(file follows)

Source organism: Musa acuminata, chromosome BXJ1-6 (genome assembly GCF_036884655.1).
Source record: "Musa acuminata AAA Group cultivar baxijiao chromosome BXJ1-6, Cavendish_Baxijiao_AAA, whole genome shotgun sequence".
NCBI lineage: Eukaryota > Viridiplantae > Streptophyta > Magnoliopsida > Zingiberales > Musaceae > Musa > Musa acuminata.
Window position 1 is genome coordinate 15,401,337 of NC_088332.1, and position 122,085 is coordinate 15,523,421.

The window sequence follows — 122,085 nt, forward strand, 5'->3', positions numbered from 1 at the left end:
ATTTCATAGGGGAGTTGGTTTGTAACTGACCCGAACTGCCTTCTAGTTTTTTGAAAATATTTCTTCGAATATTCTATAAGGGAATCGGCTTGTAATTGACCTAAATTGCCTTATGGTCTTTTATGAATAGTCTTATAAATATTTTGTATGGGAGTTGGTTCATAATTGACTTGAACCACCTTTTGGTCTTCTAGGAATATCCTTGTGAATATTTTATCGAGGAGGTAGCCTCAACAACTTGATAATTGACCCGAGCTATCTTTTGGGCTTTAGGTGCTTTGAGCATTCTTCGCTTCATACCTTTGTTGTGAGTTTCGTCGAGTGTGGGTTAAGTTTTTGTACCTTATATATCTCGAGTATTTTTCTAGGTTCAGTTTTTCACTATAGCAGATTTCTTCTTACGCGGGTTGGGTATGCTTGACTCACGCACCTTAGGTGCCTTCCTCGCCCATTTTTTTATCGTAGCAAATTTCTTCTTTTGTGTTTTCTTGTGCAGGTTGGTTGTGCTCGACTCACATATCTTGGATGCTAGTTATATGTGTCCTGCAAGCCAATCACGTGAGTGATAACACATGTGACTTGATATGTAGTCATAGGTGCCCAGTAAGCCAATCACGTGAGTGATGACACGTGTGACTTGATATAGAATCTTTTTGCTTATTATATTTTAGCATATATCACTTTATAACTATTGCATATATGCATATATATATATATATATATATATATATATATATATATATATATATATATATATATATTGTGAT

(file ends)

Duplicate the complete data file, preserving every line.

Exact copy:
Source organism: Musa acuminata, chromosome BXJ1-6 (genome assembly GCF_036884655.1).
Source record: "Musa acuminata AAA Group cultivar baxijiao chromosome BXJ1-6, Cavendish_Baxijiao_AAA, whole genome shotgun sequence".
NCBI lineage: Eukaryota > Viridiplantae > Streptophyta > Magnoliopsida > Zingiberales > Musaceae > Musa > Musa acuminata.
Window position 1 is genome coordinate 15,401,337 of NC_088332.1, and position 122,085 is coordinate 15,523,421.

The window sequence follows — 122,085 nt, forward strand, 5'->3', positions numbered from 1 at the left end:
ATTTCATAGGGGAGTTGGTTTGTAACTGACCCGAACTGCCTTCTAGTTTTTTGAAAATATTTCTTCGAATATTCTATAAGGGAATCGGCTTGTAATTGACCTAAATTGCCTTATGGTCTTTTATGAATAGTCTTATAAATATTTTGTATGGGAGTTGGTTCATAATTGACTTGAACCACCTTTTGGTCTTCTAGGAATATCCTTGTGAATATTTTATCGAGGAGGTAGCCTCAACAACTTGATAATTGACCCGAGCTATCTTTTGGGCTTTAGGTGCTTTGAGCATTCTTCGCTTCATACCTTTGTTGTGAGTTTCGTCGAGTGTGGGTTAAGTTTTTGTACCTTATATATCTCGAGTATTTTTCTAGGTTCAGTTTTTCACTATAGCAGATTTCTTCTTACGCGGGTTGGGTATGCTTGACTCACGCACCTTAGGTGCCTTCCTCGCCCATTTTTTTATCGTAGCAAATTTCTTCTTTTGTGTTTTCTTGTGCAGGTTGGTTGTGCTCGACTCACATATCTTGGATGCTAGTTATATGTGTCCTGCAAGCCAATCACGTGAGTGATAACACATGTGACTTGATATGTAGTCATAGGTGCCCAGTAAGCCAATCACGTGAGTGATGACACGTGTGACTTGATATAGAATCTTTTTGCTTATTATATTTTAGCATATATCACTTTATAACTATTGCATATATGCATATATATATATATATATATATATATATATATATATATATATATATATATATATATATTGTGAT